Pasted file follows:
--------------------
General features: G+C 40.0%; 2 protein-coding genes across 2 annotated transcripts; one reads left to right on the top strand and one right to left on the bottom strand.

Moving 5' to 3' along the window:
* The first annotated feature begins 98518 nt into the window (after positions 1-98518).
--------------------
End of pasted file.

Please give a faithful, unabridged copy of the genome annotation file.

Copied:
General features: G+C 40.0%; 2 protein-coding genes across 2 annotated transcripts; one reads left to right on the top strand and one right to left on the bottom strand.

Moving 5' to 3' along the window:
* The first annotated feature begins 98518 nt into the window (after positions 1-98518).